The leading German airline, Lufthansa, forecast yesterday improved operating profit and sales for this year and next even though this year “will not be a walk in the park.”
For last year, the Lufthansa group reported an operating profit of 876 million euros (US$1.2 billion) on sales that reached 27.3 billion euros.
“The company expects a further increase in revenue and the operating result, and as things currently stand, the conditions for a dividend payout should also be fulfilled for this year,” a statement said.
For last year, the airline plans to pay a dividend of 0.60 euros per share.
However, Lufthansa chairman Christoph Franz stressed that “2011 will not be a walk in the park.”
Competition is getting tougher on routes in Europe and on those to Asia and the Americas, the company said.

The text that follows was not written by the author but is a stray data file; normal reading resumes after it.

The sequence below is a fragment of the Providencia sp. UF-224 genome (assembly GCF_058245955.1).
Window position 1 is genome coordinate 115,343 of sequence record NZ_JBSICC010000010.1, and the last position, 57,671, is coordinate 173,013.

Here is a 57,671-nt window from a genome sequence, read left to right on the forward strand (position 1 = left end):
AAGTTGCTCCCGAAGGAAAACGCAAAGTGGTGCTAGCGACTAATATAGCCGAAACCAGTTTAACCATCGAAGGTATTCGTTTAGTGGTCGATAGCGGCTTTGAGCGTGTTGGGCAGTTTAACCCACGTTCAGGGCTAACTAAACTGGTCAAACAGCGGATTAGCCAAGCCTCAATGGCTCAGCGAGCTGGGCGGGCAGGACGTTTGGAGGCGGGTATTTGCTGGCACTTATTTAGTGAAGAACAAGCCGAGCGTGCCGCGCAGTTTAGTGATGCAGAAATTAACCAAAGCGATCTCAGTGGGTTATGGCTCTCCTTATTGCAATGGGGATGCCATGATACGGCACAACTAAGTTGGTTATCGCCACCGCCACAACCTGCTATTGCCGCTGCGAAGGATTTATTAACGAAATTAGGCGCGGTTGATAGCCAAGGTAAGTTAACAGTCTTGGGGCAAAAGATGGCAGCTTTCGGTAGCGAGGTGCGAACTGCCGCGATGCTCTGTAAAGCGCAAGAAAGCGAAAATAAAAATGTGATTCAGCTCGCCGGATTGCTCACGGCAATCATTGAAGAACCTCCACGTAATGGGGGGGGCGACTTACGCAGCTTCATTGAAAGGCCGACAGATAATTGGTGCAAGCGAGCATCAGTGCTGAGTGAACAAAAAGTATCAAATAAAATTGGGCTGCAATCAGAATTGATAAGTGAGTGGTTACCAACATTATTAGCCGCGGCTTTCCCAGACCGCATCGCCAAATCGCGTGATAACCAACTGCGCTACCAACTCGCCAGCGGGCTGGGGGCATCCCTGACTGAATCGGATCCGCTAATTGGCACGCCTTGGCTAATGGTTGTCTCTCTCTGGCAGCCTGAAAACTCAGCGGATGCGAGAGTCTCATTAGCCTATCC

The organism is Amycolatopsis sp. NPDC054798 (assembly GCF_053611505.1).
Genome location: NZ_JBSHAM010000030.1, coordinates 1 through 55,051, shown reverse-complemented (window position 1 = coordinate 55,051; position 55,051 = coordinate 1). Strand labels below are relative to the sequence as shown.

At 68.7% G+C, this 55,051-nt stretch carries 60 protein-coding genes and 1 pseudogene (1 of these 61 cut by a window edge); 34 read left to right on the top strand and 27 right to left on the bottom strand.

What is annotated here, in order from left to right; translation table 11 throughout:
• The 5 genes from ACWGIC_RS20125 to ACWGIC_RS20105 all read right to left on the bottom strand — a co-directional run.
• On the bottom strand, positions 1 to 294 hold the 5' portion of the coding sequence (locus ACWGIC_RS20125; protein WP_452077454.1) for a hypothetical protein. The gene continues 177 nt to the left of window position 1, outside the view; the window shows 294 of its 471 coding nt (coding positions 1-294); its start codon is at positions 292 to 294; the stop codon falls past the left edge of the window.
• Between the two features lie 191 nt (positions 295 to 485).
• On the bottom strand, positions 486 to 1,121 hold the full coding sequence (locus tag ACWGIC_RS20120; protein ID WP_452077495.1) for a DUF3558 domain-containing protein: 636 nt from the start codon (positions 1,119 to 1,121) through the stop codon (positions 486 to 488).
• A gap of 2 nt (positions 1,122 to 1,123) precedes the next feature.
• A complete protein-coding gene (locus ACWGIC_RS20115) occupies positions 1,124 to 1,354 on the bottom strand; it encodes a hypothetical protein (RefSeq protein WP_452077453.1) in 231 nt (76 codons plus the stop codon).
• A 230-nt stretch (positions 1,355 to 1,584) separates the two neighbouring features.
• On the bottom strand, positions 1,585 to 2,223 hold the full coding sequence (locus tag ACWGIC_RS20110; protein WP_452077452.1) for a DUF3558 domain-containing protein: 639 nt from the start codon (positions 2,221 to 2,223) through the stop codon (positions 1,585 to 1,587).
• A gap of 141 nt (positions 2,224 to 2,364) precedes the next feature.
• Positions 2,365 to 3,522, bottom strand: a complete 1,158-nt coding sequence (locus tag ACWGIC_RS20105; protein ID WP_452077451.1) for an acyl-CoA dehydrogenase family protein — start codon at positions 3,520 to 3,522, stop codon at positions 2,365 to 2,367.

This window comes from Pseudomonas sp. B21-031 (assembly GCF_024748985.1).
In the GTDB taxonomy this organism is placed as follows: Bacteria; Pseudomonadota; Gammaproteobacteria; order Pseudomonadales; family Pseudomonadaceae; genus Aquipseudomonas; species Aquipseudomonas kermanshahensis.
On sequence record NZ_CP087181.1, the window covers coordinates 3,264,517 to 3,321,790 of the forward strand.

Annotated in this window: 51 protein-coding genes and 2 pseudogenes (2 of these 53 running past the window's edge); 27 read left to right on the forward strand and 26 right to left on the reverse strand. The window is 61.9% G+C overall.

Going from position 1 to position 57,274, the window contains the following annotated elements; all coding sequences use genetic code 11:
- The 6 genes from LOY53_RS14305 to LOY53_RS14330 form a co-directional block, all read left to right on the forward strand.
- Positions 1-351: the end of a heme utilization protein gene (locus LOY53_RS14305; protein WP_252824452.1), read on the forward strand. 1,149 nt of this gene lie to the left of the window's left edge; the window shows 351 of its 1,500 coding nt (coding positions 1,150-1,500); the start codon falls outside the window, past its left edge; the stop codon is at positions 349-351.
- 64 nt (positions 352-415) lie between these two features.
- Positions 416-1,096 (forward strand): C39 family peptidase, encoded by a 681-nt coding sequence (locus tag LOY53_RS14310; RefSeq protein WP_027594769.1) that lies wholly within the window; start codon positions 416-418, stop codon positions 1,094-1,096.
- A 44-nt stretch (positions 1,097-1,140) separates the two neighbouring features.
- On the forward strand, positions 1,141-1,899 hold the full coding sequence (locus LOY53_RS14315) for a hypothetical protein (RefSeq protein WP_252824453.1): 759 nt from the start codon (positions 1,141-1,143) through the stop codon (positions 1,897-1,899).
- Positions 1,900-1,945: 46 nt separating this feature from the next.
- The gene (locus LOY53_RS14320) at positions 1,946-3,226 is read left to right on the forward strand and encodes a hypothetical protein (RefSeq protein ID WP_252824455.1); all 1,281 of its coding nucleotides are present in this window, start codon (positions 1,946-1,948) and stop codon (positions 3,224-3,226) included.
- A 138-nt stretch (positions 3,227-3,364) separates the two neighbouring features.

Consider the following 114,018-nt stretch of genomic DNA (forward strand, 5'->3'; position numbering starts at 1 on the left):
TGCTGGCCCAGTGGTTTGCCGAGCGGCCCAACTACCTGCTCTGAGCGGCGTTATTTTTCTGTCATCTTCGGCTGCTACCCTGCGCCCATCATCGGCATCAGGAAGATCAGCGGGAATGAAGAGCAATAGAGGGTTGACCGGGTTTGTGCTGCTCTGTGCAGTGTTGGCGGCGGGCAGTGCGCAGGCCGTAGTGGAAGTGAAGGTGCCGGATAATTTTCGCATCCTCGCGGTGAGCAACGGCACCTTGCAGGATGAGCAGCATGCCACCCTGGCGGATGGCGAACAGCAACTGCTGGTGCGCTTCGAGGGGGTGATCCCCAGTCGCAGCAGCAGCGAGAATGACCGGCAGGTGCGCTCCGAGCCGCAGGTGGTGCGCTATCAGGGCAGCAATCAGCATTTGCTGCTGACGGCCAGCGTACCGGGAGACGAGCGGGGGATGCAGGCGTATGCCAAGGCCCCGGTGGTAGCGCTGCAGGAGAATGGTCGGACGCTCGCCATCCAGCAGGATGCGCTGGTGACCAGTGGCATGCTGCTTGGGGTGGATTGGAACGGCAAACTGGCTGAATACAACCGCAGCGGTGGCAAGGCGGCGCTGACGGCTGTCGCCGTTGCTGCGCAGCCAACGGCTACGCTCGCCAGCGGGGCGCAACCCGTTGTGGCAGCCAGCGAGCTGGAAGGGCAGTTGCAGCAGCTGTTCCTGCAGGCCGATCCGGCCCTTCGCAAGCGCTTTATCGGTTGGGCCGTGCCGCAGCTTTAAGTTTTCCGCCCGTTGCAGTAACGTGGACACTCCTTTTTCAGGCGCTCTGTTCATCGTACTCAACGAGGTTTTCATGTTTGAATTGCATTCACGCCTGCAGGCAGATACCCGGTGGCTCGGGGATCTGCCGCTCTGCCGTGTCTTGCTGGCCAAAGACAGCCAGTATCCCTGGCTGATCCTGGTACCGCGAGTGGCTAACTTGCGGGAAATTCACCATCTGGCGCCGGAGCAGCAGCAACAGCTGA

In addition, a German air traffic tax will hit German and other European airlines, and their passengers, “where it hurts.”
Finally, the airline has to deal with fuel prices that “are at record levels,” as well as the consequences of political unrest, terrorist attacks and natural disasters.
Lufthansa has halted flights to Tokyo for example and is routing passengers via two other Japanese cities amid uncertainty over the extent of the country’s nuclear disaster.
The airline last week released many key results for last year, including a net profit of 1.1 billion euros, compared with a loss of 34 million euros in 2009.
Lufthansa is ordering 30 Airbus A320neos and five Boeing 777s worth US$4 billion at list prices as part of an ongoing “modernization and expansion” scheme, the German flag carrier said on Wednesday.
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